This is contrary to popular belief that political parties have to register first with ZEC if they are to contest in elections.
According to ZEC, political parties can only inform the body about their presence and intention to partake in elections.
This came out during a discussion hosted by the Women’s Coalition of Zimbabwe (WCoZ) recently on how political parties could be regulated to be more accountable to the electorate and for them to field more women and youth candidates.
ZEC District Elections Officer, Sithembiso Khupe confirmed that political parties can only advise ZEC about their presence on the electoral field.
Khupe noted that if people wanted political parties to be regulated to push for accountability and transparency, they should consider advocating for the law to be modified.
“So for political parties to register, it is your job to advocate for that and have a law that requires political parties to be registered. Because there are parties that just wake up on election day. For example, we had 23 candidates for Magwegwe in 2018,” said the elections officer.
“Each candidate just decided to enter the race that day coming in with their political parties. Yet there were 14 000 registered voters in that constituency, who they didn’t work for because, in such a situation, candidates ought to have urged people to go register to vote. Otherwise, someone just comes to us and advises they have a political party.”
Zimbabwe Election Support Network (ZESN) Bulawayo Field Officer, Ndodana Ndlovu said there was an opportunity to push for regulation so that political parties acted accordingly.
“My presentation centred on how laws on regulation have to be tightened to regulate political parties. This is an opportunity because political parties already believe that they are regulated but instead are informed they can just come and participate,” he said.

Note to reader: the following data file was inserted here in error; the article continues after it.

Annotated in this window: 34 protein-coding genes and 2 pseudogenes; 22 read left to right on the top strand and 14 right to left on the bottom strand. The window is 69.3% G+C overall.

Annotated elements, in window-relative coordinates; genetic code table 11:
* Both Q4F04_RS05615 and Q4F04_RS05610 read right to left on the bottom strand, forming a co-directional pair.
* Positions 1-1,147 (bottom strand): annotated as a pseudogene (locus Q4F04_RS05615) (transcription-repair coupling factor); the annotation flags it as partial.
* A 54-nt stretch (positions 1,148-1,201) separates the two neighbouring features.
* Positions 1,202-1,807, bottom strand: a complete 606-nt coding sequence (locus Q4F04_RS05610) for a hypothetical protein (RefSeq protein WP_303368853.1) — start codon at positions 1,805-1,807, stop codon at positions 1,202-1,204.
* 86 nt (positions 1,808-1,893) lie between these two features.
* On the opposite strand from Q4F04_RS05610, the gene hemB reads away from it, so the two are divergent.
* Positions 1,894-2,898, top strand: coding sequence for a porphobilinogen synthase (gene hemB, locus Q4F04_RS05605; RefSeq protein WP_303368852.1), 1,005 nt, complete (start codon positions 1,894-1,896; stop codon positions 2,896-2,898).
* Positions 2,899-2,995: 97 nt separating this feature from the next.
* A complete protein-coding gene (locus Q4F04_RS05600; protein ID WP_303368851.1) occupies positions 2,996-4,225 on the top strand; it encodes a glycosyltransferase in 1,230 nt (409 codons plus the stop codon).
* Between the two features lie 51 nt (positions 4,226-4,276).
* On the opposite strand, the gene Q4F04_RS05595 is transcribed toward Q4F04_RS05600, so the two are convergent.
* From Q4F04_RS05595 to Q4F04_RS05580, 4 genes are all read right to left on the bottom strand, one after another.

However, a youth activist, Nhlanhla Moyo, who in 2018 ran as an independent candidate for Bulawayo Central, was of the opinion that regulating the registration of political parties might be used as a tool to disenfranchise some candidates from contesting.
“I want to argue that in the spirit of democracy and what we have since seen in this country around issues of democracy, regulating the registration of political parties might be used as a tool to disenfranchise some people that want to participate in the political process of voting, as it were. Because if we then have a situation of setting the bar for political party registrations to partake in elections, for example, this might be an inhibitive factor,” he said.
“In as much as we may want to do that, we need to be very considerate of the democratic implications that might come with regulating registration. In my head, when we say just inform the electoral body that you want to start a political party, it’s promoting political participation by everyone rather than regulating.”
Moyo argued that regulating, ‘naturally,’ has an effect of dissuading certain individuals from participating in electoral processes.
“We need to be very careful around regulation of registration of political parties for example,” he said.